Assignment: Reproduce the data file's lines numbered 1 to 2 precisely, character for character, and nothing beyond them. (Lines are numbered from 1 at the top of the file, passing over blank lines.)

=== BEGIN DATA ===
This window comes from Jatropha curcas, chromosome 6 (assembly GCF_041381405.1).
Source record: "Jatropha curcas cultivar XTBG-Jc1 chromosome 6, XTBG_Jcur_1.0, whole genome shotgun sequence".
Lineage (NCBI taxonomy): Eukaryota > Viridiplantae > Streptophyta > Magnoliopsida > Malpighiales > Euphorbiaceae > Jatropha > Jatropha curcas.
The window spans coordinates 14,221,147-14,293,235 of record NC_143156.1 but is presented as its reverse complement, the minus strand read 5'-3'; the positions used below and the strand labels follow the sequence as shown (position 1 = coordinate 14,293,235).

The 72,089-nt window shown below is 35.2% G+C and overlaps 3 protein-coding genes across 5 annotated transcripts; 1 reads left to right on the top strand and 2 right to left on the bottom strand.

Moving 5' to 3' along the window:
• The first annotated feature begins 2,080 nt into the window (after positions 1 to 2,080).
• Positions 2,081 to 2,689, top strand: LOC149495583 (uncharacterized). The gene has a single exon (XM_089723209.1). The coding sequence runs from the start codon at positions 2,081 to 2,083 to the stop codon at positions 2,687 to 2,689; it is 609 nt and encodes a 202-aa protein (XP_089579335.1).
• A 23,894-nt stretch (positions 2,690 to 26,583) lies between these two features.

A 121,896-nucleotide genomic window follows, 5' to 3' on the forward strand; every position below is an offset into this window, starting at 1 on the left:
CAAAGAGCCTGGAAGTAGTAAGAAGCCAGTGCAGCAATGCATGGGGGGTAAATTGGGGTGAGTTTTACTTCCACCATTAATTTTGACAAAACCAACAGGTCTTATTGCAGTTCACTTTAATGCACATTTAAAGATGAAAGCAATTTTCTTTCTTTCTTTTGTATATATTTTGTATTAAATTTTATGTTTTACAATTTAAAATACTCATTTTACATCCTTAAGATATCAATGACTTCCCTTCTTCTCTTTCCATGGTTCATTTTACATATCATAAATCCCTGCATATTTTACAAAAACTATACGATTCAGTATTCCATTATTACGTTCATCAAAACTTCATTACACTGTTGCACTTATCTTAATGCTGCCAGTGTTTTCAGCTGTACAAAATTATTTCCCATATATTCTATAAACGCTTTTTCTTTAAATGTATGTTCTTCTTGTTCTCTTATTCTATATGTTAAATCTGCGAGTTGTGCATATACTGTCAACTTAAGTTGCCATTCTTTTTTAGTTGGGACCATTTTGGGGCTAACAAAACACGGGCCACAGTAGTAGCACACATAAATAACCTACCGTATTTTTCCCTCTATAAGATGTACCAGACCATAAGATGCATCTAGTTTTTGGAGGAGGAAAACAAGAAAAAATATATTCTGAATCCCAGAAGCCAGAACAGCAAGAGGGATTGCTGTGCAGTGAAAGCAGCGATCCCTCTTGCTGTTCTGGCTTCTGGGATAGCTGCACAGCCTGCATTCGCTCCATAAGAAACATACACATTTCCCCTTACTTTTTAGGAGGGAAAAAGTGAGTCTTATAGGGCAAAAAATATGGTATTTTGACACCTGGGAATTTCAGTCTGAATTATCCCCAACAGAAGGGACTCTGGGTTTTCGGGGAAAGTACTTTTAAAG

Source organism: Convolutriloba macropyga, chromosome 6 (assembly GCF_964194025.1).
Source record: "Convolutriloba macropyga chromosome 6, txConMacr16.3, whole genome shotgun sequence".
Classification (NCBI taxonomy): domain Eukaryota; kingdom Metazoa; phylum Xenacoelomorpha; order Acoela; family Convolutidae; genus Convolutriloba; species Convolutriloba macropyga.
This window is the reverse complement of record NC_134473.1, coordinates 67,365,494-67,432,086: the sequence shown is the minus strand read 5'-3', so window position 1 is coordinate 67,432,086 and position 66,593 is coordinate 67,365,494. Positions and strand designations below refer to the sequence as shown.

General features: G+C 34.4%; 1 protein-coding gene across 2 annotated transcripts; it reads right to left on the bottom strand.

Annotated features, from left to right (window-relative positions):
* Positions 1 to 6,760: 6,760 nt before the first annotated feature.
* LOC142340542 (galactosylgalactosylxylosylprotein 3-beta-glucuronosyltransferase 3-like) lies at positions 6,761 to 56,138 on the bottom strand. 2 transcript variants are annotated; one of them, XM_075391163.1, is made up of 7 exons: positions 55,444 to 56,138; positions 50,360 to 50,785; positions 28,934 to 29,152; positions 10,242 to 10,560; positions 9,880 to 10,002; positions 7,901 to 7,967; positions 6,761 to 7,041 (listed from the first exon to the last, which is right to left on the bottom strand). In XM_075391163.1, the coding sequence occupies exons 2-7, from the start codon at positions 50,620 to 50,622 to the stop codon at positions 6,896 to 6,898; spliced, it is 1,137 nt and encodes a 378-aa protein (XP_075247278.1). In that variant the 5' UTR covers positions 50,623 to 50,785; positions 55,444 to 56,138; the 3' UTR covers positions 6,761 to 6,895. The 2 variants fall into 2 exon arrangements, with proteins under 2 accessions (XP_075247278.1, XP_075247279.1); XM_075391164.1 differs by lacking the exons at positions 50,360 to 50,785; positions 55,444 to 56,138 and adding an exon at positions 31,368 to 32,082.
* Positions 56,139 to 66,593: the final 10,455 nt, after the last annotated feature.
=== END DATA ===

This window comes from Jatropha curcas, chromosome 6 (assembly GCF_041381405.1).
Source record: "Jatropha curcas cultivar XTBG-Jc1 chromosome 6, XTBG_Jcur_1.0, whole genome shotgun sequence".